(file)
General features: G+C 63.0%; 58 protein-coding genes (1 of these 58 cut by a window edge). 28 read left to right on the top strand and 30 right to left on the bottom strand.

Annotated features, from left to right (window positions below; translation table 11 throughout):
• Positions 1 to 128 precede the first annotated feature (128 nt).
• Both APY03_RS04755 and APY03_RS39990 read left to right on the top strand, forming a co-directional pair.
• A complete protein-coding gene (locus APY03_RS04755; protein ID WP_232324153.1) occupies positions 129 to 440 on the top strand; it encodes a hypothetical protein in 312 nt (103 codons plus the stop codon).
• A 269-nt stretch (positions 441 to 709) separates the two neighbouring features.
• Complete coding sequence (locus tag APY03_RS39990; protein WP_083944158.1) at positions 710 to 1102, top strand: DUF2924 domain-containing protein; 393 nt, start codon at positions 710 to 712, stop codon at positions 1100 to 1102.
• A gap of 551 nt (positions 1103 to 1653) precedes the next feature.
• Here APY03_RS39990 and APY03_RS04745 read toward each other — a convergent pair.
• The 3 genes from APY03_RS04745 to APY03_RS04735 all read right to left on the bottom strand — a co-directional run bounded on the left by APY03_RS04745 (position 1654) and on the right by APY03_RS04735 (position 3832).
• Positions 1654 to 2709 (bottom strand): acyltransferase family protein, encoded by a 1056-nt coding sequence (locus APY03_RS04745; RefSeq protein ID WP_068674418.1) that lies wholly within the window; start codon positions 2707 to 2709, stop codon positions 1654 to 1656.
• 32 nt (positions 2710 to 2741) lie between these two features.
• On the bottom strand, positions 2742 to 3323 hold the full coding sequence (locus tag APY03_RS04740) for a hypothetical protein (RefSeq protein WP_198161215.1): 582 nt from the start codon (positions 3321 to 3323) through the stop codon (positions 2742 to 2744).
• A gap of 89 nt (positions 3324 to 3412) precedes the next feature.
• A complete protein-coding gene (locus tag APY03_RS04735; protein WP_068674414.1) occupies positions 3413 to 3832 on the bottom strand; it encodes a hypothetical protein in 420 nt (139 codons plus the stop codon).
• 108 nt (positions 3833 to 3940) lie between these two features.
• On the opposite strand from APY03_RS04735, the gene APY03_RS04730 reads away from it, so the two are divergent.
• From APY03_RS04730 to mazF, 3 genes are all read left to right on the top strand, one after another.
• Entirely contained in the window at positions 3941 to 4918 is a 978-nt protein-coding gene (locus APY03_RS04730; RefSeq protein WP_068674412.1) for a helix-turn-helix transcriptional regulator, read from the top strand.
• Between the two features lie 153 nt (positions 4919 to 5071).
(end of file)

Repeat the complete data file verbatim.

General features: G+C 63.0%; 58 protein-coding genes (1 of these 58 cut by a window edge). 28 read left to right on the top strand and 30 right to left on the bottom strand.

Annotated features, from left to right (window positions below; translation table 11 throughout):
• Positions 1 to 128 precede the first annotated feature (128 nt).
• Both APY03_RS04755 and APY03_RS39990 read left to right on the top strand, forming a co-directional pair.
• A complete protein-coding gene (locus APY03_RS04755; protein ID WP_232324153.1) occupies positions 129 to 440 on the top strand; it encodes a hypothetical protein in 312 nt (103 codons plus the stop codon).
• A 269-nt stretch (positions 441 to 709) separates the two neighbouring features.
• Complete coding sequence (locus tag APY03_RS39990; protein WP_083944158.1) at positions 710 to 1102, top strand: DUF2924 domain-containing protein; 393 nt, start codon at positions 710 to 712, stop codon at positions 1100 to 1102.
• A gap of 551 nt (positions 1103 to 1653) precedes the next feature.
• Here APY03_RS39990 and APY03_RS04745 read toward each other — a convergent pair.
• The 3 genes from APY03_RS04745 to APY03_RS04735 all read right to left on the bottom strand — a co-directional run bounded on the left by APY03_RS04745 (position 1654) and on the right by APY03_RS04735 (position 3832).
• Positions 1654 to 2709 (bottom strand): acyltransferase family protein, encoded by a 1056-nt coding sequence (locus APY03_RS04745; RefSeq protein ID WP_068674418.1) that lies wholly within the window; start codon positions 2707 to 2709, stop codon positions 1654 to 1656.
• 32 nt (positions 2710 to 2741) lie between these two features.
• On the bottom strand, positions 2742 to 3323 hold the full coding sequence (locus tag APY03_RS04740) for a hypothetical protein (RefSeq protein WP_198161215.1): 582 nt from the start codon (positions 3321 to 3323) through the stop codon (positions 2742 to 2744).
• A gap of 89 nt (positions 3324 to 3412) precedes the next feature.
• A complete protein-coding gene (locus tag APY03_RS04735; protein WP_068674414.1) occupies positions 3413 to 3832 on the bottom strand; it encodes a hypothetical protein in 420 nt (139 codons plus the stop codon).
• 108 nt (positions 3833 to 3940) lie between these two features.
• On the opposite strand from APY03_RS04735, the gene APY03_RS04730 reads away from it, so the two are divergent.
• From APY03_RS04730 to mazF, 3 genes are all read left to right on the top strand, one after another.
• Entirely contained in the window at positions 3941 to 4918 is a 978-nt protein-coding gene (locus APY03_RS04730; RefSeq protein WP_068674412.1) for a helix-turn-helix transcriptional regulator, read from the top strand.
• Between the two features lie 153 nt (positions 4919 to 5071).